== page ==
6. Solid advice! Being controversial seems to get all the eyeballs these days… I like your advice on “do one epic thing” – definitely something to try more often!

  7. Hi Sonia,

    Goodness I would have a pop up form, sidebar opt in, half page opt in pop out – small, unobtrusive – and a PUSH box on my blog from day 1. Because I see how those forms make all the difference on earth now. The pop up happens once in an eon for new users. But the PUSH box pops up frequently, the sidebar is always there and the sliding small form on the 1/2 scroll down pops out ever visit. Gotta have all, but you need to have posture and not get terrified of annoying folks.

    Why have all the forms? Be ready to gobble up subscribers and service traffic when it flows in. As you said. Attract return readers. Boost your traffic. Boost your sales.

    Thanks for sharing 🙂


    • That’s an approach. It works for a lot of people, for sure. More specifically, it works well for your “Who.”

      Decisions about who to attract and who to chase away always need to be grounded in your “Who.”

  8. All great points. With the internet becoming like showbiz, there is nothing quite like creating controversy. It may work even better if you have some audience already.

    We manage dozens of websites and our experience with guest blogging hasn’t been all that good, though. You do get some visitors through guest blogging, but it almost never leads to sales in most niches. And the reason behind that is because when someone is seriously looking to make a purchase, they almost always “Google it”.

    Guest blogging used to offer considerable SEO value and then it started getting abused. Its no longer trusted by Google and one can keeping building backlinks from guest posts, but it would only have a little change in their rankings.

    • Well … it’s not actually true that guest posts “aren’t trusted by Google.” 🙂 Junky guest posting is a problem, but you shouldn’t create junky content for any reason, it wastes everyone’s time.

      Matt Cutts created a dust-up several years back about crappy guest posting, but he quickly confirmed that he wasn’t in any way talking about high-quality multi-author sites.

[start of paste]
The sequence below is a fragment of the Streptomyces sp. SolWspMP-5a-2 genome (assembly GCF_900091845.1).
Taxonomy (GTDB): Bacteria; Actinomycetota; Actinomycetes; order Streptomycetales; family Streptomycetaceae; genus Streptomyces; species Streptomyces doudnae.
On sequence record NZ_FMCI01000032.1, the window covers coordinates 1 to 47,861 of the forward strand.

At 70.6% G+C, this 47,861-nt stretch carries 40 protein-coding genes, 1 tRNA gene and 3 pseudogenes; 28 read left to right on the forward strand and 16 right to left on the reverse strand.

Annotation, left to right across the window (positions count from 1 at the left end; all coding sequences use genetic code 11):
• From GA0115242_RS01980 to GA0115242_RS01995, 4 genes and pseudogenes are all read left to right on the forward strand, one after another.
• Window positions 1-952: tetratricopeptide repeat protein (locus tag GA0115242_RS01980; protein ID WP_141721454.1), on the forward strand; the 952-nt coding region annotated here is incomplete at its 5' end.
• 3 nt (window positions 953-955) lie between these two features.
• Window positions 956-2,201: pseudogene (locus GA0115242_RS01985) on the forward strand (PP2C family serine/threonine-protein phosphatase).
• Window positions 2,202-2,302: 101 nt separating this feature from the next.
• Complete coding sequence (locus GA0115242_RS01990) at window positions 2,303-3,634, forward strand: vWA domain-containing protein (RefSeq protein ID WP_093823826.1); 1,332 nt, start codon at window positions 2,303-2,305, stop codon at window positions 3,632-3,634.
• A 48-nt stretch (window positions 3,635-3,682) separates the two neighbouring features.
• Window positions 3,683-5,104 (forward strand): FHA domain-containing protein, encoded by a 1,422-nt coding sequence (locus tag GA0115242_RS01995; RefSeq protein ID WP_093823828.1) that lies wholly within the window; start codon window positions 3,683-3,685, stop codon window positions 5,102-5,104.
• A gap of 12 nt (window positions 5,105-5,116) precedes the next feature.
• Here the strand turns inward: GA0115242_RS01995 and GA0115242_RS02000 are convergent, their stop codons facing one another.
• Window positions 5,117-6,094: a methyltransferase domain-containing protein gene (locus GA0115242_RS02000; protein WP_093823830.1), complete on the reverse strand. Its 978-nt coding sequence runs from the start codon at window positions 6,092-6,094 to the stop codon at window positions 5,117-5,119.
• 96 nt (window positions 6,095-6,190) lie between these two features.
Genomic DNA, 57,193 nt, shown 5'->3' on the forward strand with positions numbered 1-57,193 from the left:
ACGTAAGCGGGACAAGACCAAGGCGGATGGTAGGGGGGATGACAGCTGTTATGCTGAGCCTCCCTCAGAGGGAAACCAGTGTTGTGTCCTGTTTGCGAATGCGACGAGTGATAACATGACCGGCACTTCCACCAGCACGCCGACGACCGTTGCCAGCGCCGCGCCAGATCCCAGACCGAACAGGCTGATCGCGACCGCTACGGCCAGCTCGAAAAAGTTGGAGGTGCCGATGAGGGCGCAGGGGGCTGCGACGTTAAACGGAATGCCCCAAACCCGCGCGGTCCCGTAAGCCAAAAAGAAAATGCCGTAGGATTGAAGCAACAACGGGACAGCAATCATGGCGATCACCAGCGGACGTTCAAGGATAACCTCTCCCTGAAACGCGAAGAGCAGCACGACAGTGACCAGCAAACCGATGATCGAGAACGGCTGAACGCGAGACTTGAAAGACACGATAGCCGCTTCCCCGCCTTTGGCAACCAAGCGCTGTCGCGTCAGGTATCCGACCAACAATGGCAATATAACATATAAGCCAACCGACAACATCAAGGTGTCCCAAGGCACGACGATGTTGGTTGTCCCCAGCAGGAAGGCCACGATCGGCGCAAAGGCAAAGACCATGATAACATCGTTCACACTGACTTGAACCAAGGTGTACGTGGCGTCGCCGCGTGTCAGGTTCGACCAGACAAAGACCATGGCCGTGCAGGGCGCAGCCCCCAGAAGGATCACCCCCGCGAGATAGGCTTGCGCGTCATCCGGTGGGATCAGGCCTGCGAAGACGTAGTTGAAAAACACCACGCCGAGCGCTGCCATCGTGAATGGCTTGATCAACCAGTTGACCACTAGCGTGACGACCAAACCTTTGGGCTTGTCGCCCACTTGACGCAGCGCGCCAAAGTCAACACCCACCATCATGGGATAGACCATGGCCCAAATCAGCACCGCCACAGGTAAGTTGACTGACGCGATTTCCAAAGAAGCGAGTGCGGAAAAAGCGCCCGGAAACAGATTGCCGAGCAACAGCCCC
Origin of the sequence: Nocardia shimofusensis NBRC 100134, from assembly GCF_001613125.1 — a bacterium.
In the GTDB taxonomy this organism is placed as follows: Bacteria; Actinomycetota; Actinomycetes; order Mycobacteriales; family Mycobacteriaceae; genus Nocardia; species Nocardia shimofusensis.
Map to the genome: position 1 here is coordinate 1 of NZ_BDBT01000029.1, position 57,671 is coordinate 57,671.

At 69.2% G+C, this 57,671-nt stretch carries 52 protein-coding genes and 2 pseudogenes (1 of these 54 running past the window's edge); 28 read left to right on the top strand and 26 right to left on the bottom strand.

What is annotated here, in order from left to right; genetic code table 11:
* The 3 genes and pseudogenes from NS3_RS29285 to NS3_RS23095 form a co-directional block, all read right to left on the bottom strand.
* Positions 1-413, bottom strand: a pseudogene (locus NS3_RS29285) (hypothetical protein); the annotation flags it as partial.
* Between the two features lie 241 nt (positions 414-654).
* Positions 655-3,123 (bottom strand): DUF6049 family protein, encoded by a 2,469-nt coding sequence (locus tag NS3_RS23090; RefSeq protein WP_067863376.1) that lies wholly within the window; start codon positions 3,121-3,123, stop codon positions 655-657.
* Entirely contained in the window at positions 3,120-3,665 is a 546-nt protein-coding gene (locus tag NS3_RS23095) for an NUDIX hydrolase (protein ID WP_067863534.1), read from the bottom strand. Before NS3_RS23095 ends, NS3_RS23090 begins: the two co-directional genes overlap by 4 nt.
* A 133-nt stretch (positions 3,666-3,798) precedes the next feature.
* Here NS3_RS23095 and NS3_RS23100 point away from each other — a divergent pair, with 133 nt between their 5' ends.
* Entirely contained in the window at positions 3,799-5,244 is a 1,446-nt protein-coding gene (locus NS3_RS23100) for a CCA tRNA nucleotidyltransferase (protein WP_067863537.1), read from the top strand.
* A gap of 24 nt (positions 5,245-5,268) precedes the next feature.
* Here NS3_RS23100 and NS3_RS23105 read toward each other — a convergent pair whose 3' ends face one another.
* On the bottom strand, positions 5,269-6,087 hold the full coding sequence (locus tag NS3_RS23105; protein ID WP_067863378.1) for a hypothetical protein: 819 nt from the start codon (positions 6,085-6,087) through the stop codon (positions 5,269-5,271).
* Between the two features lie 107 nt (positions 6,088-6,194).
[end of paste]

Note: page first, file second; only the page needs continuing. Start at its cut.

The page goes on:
Trying to place guest posts for SEO without thinking about the actual audience is definitely not a smart strategy. It’s not a particularly good technique for finding ready buyers either, in most cases. Guest posting is an audience-building technique, and it has to be approached that way.

  9. Thanks for another great post. Copyblogger really helps me refocus and deliver better and better content to my readers. Every time I read your site I’m inspired.

  10. I’m in the very early stages of my blog – I just started in late April. My traffic is slowly growing. And, I’m a data geek, so I love analyzing traffic patterns and sources (which will help me in the long run). These are all really great tips, so thank you very much for sharing!

  11. Thank you for writing this post. They are all really good tips for all whether you are a new blogger or not. I wanted to ask your opinion on commenting on other people’s blogs and whether a new blogger should turn comments on or off?

    I have noticed that more and more bloggers were turning comments off and wonder why?

  12. Thanks for another great post. Copyblogger really helps me refocus and deliver better and better content to my readers. Every time I read your site I’m inspired.

  13. Oh, geeeez, folks, between Sonia’s post itself and the reader comments, this constitutes one of those ‘go-to’ pieces to return to weekly. Quality stuff. Sonia, you could create another good post just out of the discussion. [I’m sure that’s been done before, but just cushioning my point.]
    Resonating with me: 1. Tim Gray’s point–“psychographics: what kind of mental place are they in?” [Very solid first name, by the way.] 2. Sonia’s point–But two well-planned, 10-minute [social media] sessions every day can do you a world of good. 3. Wayne’s point–The more you read about how to blog, the harder it gets, so stop reading and start writing. [Amen to that, so I’d better practice what Wayne is preaching!]
    Thanks, Sonia and audience.